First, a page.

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With 69 laps completed (28 in free practice one and 41 in free practice two) and respectable lap times in both sessions, Brendon Hartley quickly acclimated to a modern day Formula 1 chassis in his first run with Scuderia Toro Rosso in Friday practice for the United States Grand Prix.

The Porsche factory driver has been drafted into the team following a convoluted series of musical chairs that sees Daniil Kvyat back after a two-race absence, Carlos Sainz Jr. now at Renault and Pierre Gasly racing at the Super Formula season finale in Suzuka.

Over the time in the car today, Hartley experienced changeable conditions in FP1 before a more normal FP2, and discovered the new F1 cockpit after a day learning in the garage yesterday.

“A steep learning curve today! It all went pretty smoothly and I kept the car on track without making too many mistakes, so I’m quite happy,” the New Zealander reflected at day’s end.

“I didn’t really know what to expect from today because I just had so much to learn! I think I made quite a big progression throughout the day.

“The biggest difference from what I’m used to is the high-speed grip, it’s incredible here in Formula 1…it was quite an eye-opener! Another challenge are the tires, which are also quite different to what I’m used to. On the other hand, the long-run looks quite positive and I did a good job managing the tires there – the biggest thing I need to work on now is the new tire pace, and I’ll get another crack at it tomorrow morning before qualifying.

“All in all, I’d say it’s all coming together. We’ll now work hard and go through plenty of data tonight and hopefully I’ll make another step forward tomorrow.”

His best lap was 1.1 seconds up on Friday driver Sean Gelael, the Indonesian Formula 2 driver, in FP1 (1:39.267 to 1:40.406, good enough for 14th) and 1.1 seconds off the returning Kvyat in FP2 (1:37.987 to 1:36.761, good enough for 17th). Interestingly, the Gelael/Hartley combination in FP1 marked the second time in three races that Toro Rosso had a pair of drivers in its cars without a single Grand Prix start between them – Gasly’s debut at Malaysia was the other, when he and Gelael were in in FP1.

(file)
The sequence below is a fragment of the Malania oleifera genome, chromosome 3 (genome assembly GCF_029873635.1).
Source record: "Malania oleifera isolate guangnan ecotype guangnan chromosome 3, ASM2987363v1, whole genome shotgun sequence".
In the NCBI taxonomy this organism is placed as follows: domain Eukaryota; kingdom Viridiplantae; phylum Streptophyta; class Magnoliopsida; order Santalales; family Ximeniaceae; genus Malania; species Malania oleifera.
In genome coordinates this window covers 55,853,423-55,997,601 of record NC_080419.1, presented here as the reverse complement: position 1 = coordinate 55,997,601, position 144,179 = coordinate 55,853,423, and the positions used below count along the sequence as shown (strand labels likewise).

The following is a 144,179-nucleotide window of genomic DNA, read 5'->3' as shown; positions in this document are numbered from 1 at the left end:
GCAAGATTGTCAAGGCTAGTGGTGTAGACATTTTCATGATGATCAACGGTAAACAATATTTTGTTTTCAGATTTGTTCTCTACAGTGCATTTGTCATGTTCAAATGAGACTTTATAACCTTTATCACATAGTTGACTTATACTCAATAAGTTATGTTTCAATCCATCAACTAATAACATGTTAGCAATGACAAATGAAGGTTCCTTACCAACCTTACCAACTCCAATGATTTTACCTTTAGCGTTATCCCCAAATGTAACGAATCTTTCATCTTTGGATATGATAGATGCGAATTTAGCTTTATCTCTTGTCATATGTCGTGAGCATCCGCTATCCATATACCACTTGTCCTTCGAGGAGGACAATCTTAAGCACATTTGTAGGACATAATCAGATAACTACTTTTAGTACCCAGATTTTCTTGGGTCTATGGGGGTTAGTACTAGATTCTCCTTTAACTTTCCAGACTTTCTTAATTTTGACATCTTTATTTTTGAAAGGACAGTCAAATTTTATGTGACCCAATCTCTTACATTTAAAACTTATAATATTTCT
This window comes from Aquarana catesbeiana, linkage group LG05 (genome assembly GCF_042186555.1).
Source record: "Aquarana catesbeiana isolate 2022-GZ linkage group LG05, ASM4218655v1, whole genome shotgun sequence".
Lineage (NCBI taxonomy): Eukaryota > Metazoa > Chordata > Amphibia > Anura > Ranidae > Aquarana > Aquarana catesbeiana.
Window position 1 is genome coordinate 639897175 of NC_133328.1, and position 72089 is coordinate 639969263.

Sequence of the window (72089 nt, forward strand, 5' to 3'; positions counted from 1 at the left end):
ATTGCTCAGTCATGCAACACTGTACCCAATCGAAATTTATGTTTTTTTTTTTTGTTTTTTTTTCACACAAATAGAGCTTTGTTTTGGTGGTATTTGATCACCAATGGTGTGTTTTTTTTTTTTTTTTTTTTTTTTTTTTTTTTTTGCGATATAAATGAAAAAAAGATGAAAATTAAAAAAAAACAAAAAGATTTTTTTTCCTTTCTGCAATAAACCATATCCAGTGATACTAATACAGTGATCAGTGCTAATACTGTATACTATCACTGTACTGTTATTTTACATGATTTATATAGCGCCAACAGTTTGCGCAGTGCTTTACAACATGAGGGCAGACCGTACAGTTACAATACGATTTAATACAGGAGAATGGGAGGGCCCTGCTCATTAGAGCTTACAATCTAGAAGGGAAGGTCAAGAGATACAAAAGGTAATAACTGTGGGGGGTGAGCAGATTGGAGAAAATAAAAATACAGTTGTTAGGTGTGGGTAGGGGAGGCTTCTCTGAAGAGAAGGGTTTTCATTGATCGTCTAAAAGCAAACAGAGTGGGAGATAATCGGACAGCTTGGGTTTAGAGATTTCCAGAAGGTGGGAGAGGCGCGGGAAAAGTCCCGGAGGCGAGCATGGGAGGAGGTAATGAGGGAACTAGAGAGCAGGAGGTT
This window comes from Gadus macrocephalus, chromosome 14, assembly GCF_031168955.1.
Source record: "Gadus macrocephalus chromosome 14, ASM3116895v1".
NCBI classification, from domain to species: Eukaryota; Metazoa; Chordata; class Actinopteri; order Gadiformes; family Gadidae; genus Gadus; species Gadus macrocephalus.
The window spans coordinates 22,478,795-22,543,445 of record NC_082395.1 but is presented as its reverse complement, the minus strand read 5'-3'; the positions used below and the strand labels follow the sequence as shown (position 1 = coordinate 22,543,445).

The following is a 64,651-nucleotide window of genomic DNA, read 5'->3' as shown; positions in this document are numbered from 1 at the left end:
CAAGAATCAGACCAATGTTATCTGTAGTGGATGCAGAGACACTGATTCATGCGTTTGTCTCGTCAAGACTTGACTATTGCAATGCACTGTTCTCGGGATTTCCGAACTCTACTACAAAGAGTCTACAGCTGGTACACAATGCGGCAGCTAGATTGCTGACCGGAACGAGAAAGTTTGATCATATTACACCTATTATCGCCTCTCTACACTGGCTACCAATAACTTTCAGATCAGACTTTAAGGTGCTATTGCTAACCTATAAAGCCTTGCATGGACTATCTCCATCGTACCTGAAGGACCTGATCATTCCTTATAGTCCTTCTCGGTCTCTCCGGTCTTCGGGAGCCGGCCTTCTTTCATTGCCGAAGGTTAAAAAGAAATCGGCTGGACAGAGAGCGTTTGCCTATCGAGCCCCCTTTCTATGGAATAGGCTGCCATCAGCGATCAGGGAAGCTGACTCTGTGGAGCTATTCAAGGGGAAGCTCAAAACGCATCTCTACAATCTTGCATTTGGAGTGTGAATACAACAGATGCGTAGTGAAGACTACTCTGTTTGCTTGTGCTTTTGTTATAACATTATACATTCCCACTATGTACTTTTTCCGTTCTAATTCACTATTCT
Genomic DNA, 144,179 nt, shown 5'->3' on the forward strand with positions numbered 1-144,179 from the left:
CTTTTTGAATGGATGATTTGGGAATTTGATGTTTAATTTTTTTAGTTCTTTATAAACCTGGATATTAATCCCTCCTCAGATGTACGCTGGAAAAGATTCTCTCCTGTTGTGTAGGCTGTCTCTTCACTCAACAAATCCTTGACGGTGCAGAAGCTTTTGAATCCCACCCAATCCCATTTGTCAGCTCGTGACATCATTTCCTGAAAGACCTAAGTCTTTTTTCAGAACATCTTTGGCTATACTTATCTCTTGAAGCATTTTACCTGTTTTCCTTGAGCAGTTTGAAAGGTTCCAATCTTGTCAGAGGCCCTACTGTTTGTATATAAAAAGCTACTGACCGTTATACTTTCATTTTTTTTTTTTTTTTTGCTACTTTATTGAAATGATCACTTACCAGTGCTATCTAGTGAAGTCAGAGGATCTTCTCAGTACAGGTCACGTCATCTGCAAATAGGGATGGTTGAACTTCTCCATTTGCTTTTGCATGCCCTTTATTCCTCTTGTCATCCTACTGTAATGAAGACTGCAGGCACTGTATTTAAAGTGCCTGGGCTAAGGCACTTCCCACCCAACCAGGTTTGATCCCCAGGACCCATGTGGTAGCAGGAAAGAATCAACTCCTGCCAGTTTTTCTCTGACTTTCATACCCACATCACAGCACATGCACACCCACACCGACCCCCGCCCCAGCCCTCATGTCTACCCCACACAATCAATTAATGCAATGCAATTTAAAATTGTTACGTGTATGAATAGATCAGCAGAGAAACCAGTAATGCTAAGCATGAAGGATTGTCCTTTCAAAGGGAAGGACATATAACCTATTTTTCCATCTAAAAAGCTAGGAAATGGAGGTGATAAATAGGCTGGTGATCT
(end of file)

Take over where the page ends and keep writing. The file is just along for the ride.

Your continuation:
Coming into Friday’s running, Hartley said he was more ready for this opportunity now than he had been as a teenager. He admitted he’d called Red Bull’s Helmut Marko in the wake of Porsche’s LMP1 withdrawal news earlier this year to say he was game for any chance that might come.

“I’m a lot stronger than I was back then, basically. I wasn’t ready at 18 years old. I like to think I’m ready now,” he said.

“I haven’t driven a single-seater since 2012, but I like to think that Porsche LMP1 has hopefully prepared me well.”

As for the rest of his weekend, it’s been made more complicated by Hartley being assessed a 25-spot grid penalty, even though Hartley had done nothing to accrue the penalties.

The roundabout sequence of driver changes at Toro Rosso saw Gasly replace Kvyat, Kvyat replace Sainz, and now Hartley replace Gasly, as is outlined by NBCSN pit reporter Will Buxton below.